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Anti-Wall St protesters to join NY Halloween parade
NEW YORK |
NEW YORK (Reuters) - Anti-Wall St protesters plan to join New York City's Halloween parade on Monday and although several people have been arrested at recent rallies for wearing masks, demonstrators will have a free pass for the holiday.
New York state has a law that bans masked gatherings and police have enforced the rule at protests by the Occupy Wall Street movement against economic inequality, which set up camp in a park in the city's financial district on September 17.
But the law, dating back to 1845, allows people to wear masks if it is for "a masquerade party or like entertainment."
"Exemptions for such occasions, including masquerade balls, are provided for under the statute," said New York Police spokesman Paul Browne when asked if police would enforce the law banning masked gatherings at the Halloween parade.
Occupy Wall Street has set up Occupy Halloween and said on its website, www.occupyhalloween.org, that protesters had been invited to join the 39th annual Village Halloween Parade.
Organizers of the parade, which attracts tens of thousands of onlookers and is broadcast live on local television, were not immediately available for comment.
Occupy Halloween urged protesters to organize costume-themed blocs, suggesting ideas such as Wall Street zombies, corporate vampires and V-masks -- the Guy Fawkes mask made popular by the graphic novel "V for Vendetta."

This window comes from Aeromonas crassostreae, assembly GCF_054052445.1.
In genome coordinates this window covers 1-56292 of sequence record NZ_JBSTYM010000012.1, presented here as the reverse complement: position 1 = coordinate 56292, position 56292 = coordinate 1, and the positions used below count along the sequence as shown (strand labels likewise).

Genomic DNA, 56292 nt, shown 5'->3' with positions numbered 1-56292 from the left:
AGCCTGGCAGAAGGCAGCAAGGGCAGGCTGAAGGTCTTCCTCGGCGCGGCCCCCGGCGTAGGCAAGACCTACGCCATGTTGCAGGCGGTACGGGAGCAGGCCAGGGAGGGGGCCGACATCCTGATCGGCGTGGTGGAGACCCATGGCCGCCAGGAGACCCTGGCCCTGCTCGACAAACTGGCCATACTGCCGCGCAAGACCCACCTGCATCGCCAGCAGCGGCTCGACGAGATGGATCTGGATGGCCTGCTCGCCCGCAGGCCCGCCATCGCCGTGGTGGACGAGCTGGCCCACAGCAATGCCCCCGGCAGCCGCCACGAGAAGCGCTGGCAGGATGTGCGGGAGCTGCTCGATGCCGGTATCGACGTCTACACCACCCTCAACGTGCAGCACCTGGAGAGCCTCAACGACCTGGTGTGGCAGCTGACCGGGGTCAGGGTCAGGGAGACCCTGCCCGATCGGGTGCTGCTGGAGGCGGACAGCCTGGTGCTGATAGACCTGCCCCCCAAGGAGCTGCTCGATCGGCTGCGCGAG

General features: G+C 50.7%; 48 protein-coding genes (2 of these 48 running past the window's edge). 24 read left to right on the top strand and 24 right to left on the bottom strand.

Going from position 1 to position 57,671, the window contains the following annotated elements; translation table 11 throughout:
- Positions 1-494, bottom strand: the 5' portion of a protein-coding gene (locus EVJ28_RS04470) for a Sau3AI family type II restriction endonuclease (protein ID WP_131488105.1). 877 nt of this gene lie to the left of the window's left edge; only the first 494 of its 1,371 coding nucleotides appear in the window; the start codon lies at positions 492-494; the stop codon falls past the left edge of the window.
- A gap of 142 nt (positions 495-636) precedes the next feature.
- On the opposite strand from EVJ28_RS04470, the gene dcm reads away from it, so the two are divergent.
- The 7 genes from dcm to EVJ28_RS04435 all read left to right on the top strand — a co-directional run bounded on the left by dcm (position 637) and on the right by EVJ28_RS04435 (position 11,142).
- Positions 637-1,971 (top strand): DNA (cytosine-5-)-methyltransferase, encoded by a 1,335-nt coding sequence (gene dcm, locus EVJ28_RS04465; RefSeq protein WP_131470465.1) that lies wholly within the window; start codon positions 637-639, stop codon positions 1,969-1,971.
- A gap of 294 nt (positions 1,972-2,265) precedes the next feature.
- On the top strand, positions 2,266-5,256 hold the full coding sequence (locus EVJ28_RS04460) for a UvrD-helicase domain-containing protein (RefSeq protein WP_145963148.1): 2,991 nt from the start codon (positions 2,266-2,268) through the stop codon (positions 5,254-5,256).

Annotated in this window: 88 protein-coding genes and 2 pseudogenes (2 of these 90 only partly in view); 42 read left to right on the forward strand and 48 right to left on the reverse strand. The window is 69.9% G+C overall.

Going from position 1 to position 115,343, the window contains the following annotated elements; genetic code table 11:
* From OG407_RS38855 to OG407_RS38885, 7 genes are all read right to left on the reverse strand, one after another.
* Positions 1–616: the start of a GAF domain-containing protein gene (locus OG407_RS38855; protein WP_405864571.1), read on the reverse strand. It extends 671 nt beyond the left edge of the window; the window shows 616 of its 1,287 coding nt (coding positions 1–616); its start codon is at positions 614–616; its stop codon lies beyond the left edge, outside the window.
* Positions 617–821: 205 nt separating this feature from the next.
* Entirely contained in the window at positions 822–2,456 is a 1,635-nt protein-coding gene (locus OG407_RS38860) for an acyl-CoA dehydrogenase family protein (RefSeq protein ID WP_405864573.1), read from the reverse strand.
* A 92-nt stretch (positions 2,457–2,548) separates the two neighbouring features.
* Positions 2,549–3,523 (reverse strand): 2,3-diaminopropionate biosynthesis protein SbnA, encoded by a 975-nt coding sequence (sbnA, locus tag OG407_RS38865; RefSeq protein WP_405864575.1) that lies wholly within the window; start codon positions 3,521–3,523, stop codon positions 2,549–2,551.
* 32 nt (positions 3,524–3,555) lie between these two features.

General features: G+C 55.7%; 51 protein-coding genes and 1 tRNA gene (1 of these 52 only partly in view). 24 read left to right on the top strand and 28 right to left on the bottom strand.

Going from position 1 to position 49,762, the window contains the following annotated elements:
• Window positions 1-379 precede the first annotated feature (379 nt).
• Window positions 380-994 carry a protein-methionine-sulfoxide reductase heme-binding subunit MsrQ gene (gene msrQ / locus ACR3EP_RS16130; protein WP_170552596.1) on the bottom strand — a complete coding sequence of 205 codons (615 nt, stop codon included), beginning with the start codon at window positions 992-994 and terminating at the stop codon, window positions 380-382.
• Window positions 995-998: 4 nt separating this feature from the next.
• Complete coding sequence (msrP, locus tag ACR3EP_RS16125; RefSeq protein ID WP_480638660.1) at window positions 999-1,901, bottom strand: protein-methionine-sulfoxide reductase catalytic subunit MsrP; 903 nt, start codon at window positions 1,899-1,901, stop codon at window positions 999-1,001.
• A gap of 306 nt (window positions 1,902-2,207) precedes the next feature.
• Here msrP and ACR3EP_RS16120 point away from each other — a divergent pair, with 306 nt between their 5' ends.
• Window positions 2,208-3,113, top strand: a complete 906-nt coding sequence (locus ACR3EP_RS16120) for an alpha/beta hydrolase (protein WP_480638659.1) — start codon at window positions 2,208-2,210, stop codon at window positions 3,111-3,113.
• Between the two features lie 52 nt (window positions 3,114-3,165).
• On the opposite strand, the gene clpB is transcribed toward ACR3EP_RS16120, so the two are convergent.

"For them to enforce that rule on Halloween would be downright un-American," said Occupy Halloween organizer Gan Golan said of the mask law. The parade is "another opportunity for us to be creative and let people see our message."
He could not say how many protesters they were expecting to join the parade.
Protesters say they are upset the billions of dollars in bank bailouts doled out during the recession allowed banks to resume earning huge profits while average Americans have had no relief from high unemployment and job insecurity.
They also believe the richest 1 percent of Americans do not pay their fair share in taxes.
New York Civil Liberties Union Executive Director Donna Lieberman said: "Behavior that falls within the (New York state mask law's) exemption cannot be criminalized simply because it has a political message." (Editing by Todd Eastham)
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